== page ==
During Friday’s hearing on a proposed bill to keep guns out of the hands of those who are proven to be dangerous, state Sen. Vicki Marble, a staunch opponent of gun control measures, used the Jussie Smollett case to raise concerns about the prevalence of false reporting.
The so-called “red flag” bill would allow law enforcement or family members of those who may present a threat to themselves or others to ask a judge for an “extreme risk protection order,” or ERPO, to temporarily take away a person’s firearms. The order can be extended for up to a year if the judge finds the threat to be ongoing.
In order to bolster her argument that people with malicious intent would use the law have guns seized from those who don’t pose a legitimate threat, Marble brought up the case of Jussie Smollett, the TV star who became the subject of media scrutiny after he claimed to have been the victim of a racist and homophobic attack. Law enforcement officers in Chicago, where the alleged crime was reported, are now saying that Smollett staged the attack.
The story has since been trumpeted by the right-wing as evidence of left-wing media bias and an effort to falsely portray conservatives, and Trump supporters in particular, as violent and bigoted.
Smollett was arrested and charged with filing a false report. But Marble has joined conservatives in weaponizing the incident, this time using it as a springboard for arguing that those who file false reports to have someone’s guns seized won’t face consequences:
“Everyone is very aware of the false reporting that goes on. We had an excellent example of that with the Jussie Smollett case, how far he would go actually to feign something that never was true, and it isn’t the first time. I worked within the court system for almost 20 years, and the false reporting is rampant… What I’m wondering about, is on those false reportings, what guarantees do we have that those people are going to be investigated for false reporting, and some repercussion on them for the extent they went to hurt somebody, maybe an innocent person? And these scenarios, they happen a lot more than what we would like.”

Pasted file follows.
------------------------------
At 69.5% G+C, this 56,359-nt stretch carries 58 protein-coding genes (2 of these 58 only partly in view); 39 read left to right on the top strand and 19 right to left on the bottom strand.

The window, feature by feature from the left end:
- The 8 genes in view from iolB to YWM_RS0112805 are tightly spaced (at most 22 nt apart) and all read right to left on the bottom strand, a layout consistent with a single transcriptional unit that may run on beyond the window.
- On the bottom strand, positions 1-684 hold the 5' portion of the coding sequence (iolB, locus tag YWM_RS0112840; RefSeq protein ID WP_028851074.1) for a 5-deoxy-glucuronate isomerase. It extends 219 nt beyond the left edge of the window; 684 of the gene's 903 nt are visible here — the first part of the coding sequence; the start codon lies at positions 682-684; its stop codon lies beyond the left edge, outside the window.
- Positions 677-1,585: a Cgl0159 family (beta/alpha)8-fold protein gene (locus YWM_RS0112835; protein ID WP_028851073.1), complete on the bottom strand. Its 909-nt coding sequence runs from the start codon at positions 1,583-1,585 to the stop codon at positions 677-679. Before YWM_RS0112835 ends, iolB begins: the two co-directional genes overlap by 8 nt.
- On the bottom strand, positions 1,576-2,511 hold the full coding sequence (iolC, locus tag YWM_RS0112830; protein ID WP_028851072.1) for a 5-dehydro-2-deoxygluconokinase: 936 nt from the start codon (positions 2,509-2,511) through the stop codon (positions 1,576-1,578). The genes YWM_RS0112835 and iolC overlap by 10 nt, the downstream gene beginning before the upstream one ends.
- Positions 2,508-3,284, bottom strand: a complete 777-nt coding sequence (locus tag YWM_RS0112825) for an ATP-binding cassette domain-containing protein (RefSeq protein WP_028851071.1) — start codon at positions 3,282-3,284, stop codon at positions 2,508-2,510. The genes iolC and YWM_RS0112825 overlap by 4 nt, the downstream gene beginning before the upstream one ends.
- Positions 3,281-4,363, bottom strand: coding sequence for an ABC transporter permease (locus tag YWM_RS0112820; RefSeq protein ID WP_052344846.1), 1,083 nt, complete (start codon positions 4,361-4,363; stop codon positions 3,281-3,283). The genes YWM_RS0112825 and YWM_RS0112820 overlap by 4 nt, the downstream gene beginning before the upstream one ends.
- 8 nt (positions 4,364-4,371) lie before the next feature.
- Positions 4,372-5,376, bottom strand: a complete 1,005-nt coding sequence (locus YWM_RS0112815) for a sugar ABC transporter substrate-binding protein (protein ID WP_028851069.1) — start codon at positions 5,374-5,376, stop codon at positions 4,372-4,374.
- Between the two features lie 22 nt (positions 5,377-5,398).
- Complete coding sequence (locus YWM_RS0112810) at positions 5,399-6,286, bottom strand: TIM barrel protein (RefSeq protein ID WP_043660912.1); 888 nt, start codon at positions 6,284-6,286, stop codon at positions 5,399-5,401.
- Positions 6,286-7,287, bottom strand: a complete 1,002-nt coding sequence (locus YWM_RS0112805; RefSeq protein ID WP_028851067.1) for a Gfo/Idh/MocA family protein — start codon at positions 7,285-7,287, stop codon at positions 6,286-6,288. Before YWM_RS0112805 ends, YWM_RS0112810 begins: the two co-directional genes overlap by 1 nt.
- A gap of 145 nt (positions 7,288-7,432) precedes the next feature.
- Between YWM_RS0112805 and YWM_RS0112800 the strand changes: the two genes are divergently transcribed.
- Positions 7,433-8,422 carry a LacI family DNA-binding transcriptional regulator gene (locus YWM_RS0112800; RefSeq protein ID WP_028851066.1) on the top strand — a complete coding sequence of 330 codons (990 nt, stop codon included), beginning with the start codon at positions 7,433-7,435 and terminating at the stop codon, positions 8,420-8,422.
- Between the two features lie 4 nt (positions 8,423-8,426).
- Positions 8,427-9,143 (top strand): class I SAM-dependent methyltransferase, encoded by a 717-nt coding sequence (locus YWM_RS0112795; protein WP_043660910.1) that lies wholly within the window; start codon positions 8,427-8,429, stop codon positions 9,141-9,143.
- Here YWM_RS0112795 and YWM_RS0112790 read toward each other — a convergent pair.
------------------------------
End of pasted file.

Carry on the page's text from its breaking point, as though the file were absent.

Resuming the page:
Douglas County Sheriff Tony Spurlock then pointed out how “there’s already a system in place” for handling this type of offense, both in existing Colorado law and the bill itself.
The measure states that anyone who makes a “malicious or false” effort to have someone’s guns seized is subject to criminal prosecution. It also states that victims of false reporting can sue for damages.
And, in an additional effort to ensure due process, the bill mandates that the gun owner is provided a lawyer at the hearing to determine whether the ERPO be extended beyond the initial 14-day temporary period of gun seizure.
But Marble continued to express concern, saying, “I’m not aware of very many people who have done the false reporting ever get charged, so is it really gonna mean anything?”
Spurlock then continued to assure her:
“All I can say is that if in your jurisdiction, in Broomfield and Larimer and Weld, if those District Attorneys in those jurisdictions are not pursuing them, I think that’s a question you should ask the District Attorney. I can tell you that in Douglas County we have people that file false reports, and my office investigates those and we submit them to the District Attorney to pursue them, and the system is designed to do just that.”
Supporters of “red flag” legislation in Colorado say it will save lives, and often point to the case of Douglas County sheriff’s deputy Zackari Parrish, who was killed by a mentally ill gunman in 2017.
Spurlock has said he believes that if Colorado would have had a red flag law on the books back in 2017, then Parrish would still be alive today.
The bill passed out of the Senate State, Veterans, and Military Affairs Committee on a party-line vote Friday, and then out of the Senate Appropriations Committee Tuesday. It’s now up for a vote in the full Senate.